Best acts at Governors Ball 2018
The Clipse rapper is a late arrival to the Governors Ball lineup, subbing in for the hip-hop group Brockhampton. It's hard to be disappointed with his addition: Pusha T just released a Kanye West–produced album, Daytona, and is in the midst of a rap feud with none other than Drake.
Expect explosive collective energy the moment "XO Tour Llif3" ignites a festival-sized crowd. Lil Uzi might not have the most razor-sharp rhymes or nimble singing voice, but his hits strike a universal emotional cord—one of pain and resilience—with precision that few others can match.
Kelela first emerged with 2013's groundbreaking mixtape Cut 4 Me, an eclectic mashup of underground club sounds and her soulful narrations of triumph and heartbreak. Five years later, she's risen from indie star to mainstream mononymic fame with her stellar debut, Take Me Apart—a highlight on any festival bill.
Seven years on from his groundbreaking self-titled debut, Blake is no less innovative or adventurous a songwriter. Hear the skipping-CD, chopped-up vocals of his new single, "If The Car Beside You Moves Ahead" live for evidence.
These Toronto indie-pop upstarts, who made our hearts flutter with 2014's dreamily delicious single, "Archie, Marry Me," released a follow-up to their stellar self-titled debut in 2016. Antisocialites is yet another hit-after-hit collection of starry-eyed, big-hearted melodies made for big-room speakers—a festival sound system should suffice.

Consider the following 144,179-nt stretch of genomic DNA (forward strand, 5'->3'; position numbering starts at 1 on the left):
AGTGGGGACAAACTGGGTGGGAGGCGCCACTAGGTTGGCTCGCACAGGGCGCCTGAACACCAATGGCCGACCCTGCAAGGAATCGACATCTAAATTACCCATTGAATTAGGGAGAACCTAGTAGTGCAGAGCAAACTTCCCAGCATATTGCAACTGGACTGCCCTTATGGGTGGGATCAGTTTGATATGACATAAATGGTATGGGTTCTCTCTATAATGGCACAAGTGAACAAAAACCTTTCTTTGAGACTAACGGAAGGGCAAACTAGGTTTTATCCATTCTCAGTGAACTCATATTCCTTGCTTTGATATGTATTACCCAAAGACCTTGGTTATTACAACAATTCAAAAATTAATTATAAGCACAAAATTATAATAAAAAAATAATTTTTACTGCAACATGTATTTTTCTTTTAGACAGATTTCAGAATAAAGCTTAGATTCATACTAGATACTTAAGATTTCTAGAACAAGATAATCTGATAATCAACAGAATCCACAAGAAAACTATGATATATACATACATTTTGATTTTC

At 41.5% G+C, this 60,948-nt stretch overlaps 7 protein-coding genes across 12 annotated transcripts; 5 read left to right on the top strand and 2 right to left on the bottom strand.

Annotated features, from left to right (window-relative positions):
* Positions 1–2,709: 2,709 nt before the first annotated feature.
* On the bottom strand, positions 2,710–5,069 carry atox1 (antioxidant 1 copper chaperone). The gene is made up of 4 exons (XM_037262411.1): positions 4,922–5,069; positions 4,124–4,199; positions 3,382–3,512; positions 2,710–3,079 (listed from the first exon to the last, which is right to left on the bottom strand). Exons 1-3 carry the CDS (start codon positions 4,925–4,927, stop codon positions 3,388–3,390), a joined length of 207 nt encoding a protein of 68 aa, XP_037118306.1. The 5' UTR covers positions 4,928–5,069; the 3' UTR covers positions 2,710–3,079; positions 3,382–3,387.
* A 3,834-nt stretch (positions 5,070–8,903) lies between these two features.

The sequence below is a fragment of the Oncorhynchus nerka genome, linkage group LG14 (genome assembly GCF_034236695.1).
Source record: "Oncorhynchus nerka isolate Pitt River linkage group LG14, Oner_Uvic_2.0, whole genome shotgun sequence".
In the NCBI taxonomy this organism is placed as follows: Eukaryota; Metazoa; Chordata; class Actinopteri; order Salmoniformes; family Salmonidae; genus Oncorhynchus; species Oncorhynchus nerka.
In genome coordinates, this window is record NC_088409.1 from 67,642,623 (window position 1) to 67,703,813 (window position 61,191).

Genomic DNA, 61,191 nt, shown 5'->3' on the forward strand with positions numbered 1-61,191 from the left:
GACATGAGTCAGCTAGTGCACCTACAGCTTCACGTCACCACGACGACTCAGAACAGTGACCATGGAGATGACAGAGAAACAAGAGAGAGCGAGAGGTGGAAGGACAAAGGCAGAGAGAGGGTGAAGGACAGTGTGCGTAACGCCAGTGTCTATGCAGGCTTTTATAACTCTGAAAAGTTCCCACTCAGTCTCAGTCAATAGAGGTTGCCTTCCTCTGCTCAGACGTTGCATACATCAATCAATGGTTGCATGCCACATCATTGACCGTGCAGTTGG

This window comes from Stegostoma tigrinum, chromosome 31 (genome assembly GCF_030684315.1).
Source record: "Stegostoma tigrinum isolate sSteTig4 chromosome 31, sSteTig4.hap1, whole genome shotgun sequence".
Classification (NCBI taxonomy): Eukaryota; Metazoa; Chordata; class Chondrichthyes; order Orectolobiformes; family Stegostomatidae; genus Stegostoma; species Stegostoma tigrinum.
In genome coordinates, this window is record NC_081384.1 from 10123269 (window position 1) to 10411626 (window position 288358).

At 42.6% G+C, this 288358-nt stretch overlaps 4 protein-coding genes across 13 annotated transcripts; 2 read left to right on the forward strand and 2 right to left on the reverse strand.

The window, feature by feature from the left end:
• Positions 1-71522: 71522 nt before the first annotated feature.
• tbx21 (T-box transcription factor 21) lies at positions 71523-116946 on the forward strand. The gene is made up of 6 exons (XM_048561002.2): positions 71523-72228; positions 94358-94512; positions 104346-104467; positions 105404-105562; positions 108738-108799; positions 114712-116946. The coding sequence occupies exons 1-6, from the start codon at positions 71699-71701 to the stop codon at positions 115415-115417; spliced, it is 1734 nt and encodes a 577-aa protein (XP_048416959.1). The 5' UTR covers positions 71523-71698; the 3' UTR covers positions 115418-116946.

This rapper's promisingly innovative style of hip-hop, which he terms "future bounce," still manages to sound timeless at the same time. He's a fast-rising star, and music big-names know it—after all, he did receive the all-important imprimatur of producer-guru Rick Rubin.
This duo's scream-along power rock was made for the stadium stage—searing feedback, riotous choruses and lines like “If they try to slow me down, I’ll tell them all to go to hell!” The indie rockers' grandiosely titled 2017 release, Near to the Wild Heart of Life, only turns up the volume on the cathartic energy that's always defined the band.
Their name has stirred controversy for being tone-deaf, but the snotty Brit punks insist their message is positive. For the live act, they keep it simple, as frontman Isaac Holman plays thrashy stand-up drums while singing (well, mostly shouting) and co-conspirator Laurie Vincent bashes away at a chuggy lo-fi guitar.
The Melbourne electropop outfit’s devil-may-care sound calls to mind a bratty LCD Soundsystem. With its plucky attitude and eye-catching videos, the band is gaining recognition at an accelerating clip. (In other words, catch ’em on a small stage while you can.)
Amain Berhane’s hazy, wistful R&B is the sonic equivalent of a warm breeze. You may recognize his 2016 tune “Grey Luh,” which recently turned up in an episode of Atlanta.